Interview: Game Designer Richard Launius on Planet of the Apes Board Game

Planet of the Apes Board Game

“I wouldn't call myself a 'super fan.'” says Richard Launius when asked about the original Planet of the Apes movie series.

But that didn’t stop Launius, famous for his games Arkham Horror, Defenders of the Realm, and Elder Sign, among others, from taking on Planet of the Apes as his next big design. The game will be released soon by IDW Games.

“I've seen all the movies and certainly enjoyed them,” he continues. “I'm an old guy, so I saw them when they first came out at the movie theater. They really focused on a lot of social commentary at the time and had a great story and great acting.”

“Basically, when I was given the design, IDW wanted a co-op game. They asked me if I could do 'Escape from Monkey Town.' I don't do ‘Escape from Monkey Town.' That's not my perspective on it,” Launius recalls. “So I rewatched the movies about ten times.”

Multiple Personalities

The problem with taking the 1960s cult hit and transforming it into a cooperative board game should be obvious to anyone who’s seen Planet of the Apes—there’s only one protagonist.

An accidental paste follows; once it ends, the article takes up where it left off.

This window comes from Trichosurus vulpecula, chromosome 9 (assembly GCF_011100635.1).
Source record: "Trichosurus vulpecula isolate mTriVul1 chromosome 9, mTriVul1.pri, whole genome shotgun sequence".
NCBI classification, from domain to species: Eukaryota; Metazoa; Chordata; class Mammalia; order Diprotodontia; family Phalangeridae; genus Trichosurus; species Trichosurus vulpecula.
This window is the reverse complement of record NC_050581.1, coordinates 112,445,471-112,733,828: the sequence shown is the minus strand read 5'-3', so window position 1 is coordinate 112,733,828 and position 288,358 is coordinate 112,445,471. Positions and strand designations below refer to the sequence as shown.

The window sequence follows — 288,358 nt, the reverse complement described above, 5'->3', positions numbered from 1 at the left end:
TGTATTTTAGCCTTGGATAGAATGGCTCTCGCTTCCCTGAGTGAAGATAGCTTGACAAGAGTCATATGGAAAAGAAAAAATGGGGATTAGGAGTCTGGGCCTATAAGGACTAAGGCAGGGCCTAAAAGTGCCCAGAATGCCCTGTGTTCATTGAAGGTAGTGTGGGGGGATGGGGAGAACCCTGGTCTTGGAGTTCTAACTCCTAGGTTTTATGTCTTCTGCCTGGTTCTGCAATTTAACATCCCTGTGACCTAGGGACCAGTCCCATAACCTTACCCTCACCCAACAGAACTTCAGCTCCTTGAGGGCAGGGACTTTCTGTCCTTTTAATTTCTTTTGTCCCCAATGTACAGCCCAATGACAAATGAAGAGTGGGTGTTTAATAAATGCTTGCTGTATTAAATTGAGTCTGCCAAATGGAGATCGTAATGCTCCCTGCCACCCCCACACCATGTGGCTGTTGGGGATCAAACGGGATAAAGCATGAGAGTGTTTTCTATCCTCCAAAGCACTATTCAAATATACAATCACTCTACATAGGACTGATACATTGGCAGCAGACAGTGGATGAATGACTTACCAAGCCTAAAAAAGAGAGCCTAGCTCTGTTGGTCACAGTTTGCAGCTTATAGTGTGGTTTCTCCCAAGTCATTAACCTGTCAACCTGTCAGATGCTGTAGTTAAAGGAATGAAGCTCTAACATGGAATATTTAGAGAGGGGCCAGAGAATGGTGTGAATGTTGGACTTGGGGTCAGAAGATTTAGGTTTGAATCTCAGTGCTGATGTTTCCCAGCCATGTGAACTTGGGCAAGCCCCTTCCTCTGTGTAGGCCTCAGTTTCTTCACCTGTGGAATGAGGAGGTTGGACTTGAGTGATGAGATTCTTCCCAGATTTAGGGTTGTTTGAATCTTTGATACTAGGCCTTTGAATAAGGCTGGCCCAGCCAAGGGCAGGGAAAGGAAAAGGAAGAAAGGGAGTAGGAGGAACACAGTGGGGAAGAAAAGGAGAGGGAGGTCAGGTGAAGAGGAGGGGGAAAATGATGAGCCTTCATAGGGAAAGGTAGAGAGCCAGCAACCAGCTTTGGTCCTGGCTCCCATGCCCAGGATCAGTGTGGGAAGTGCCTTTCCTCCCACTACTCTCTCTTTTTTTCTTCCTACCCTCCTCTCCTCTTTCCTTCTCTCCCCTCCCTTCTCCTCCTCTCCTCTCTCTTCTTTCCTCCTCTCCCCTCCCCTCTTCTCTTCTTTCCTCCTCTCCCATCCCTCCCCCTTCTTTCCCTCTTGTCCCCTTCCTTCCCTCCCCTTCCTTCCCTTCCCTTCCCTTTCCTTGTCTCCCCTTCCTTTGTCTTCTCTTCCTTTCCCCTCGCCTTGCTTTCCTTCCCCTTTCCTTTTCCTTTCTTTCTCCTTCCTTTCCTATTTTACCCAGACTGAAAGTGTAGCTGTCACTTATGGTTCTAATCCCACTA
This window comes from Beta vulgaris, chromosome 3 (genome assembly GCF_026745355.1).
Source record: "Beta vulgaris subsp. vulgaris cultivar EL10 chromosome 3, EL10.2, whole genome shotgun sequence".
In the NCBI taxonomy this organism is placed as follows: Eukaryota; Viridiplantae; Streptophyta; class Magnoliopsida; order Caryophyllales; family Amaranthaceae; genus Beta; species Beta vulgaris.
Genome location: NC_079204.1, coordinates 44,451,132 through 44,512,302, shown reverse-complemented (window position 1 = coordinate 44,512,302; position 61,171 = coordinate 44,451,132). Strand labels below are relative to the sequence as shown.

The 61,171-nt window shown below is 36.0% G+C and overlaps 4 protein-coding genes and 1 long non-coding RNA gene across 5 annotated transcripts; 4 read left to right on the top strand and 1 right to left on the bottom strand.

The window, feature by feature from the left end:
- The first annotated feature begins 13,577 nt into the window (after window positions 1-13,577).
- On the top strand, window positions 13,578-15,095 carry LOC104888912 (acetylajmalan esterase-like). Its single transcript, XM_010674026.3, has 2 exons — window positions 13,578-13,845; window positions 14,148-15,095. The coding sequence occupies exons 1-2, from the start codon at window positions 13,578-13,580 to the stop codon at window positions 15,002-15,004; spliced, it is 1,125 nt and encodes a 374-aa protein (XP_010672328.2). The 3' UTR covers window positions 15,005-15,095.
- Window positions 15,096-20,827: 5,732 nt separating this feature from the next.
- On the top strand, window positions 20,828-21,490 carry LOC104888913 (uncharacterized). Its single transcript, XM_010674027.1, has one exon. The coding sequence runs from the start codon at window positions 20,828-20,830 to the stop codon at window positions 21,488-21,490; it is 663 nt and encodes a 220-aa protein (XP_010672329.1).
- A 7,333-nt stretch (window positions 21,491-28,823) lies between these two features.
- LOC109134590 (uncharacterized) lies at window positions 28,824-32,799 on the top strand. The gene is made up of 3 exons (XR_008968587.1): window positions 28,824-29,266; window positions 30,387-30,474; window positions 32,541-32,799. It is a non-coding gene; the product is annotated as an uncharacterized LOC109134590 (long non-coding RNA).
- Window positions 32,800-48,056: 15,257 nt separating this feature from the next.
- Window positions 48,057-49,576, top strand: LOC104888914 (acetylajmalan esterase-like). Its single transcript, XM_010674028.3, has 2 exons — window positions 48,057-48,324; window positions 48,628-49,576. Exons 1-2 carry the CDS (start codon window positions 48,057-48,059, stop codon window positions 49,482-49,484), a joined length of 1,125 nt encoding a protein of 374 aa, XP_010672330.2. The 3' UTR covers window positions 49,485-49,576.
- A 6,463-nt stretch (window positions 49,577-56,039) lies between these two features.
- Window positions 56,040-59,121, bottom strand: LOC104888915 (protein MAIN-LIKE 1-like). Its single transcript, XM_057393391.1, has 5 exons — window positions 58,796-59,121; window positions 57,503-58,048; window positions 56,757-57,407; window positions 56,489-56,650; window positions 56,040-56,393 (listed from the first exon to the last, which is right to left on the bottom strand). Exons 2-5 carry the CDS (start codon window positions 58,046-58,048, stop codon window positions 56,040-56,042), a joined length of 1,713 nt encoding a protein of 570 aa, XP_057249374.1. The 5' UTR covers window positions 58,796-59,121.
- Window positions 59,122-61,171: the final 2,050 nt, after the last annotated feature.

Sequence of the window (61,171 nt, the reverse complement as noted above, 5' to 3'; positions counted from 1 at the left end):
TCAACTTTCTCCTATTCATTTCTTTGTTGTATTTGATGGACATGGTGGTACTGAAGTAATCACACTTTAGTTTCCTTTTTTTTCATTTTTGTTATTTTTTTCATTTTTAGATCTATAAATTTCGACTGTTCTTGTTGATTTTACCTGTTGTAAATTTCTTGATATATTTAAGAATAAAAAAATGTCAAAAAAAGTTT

“There's really only one character that you can be,” says Launius. “So I think the first breakthrough I made was, you'll just play a different aspect of the Charleton Heston character.”

Launius got the idea to split Heston’s character, Taylor, in such a way that up to four players can control him.

“You'll either be the defiant Taylor, or you'll be the Commander. Basically, your personal skills are based upon the attitude that you play,” Launius explains. “So that's kind of how it started.”

Launius tells CGR that he wanted players to be able to work through the events of the film, starting at the beginning and making their way through each conflict.

“I wanted to work through the movie and be true to it in terms of how it moves from scene to scene,” he says. “I wanted to provide excitement and challenge for the players in the process.”

Planet of the Apes board game

The 4th Time is a Charm

But no one said game design was easy. Launius says it took him several drafts before the game really came together.

“I think it was my fourth version before I finally got something that really worked the way I wanted it to. I had to chuck the first three versions of the game. But the fourth one really, really clicked. It worked well. It did all the things I wanted to do to create the kind of pressure and feeling and storytelling that I thought should be in this particular game,” Launius says.

So what kind of game can tell this story in such a way that it can provide the tension and anxiousness of the original film? Launius explains that his top priority was the narrative.

“I always focus on story first,” Launius tells us. “All my games are always based on telling the story, creating the experience, and what kind of mechanics work best for that.”

Launius wanted his game to capture the nerve-wracking excitement of the movie.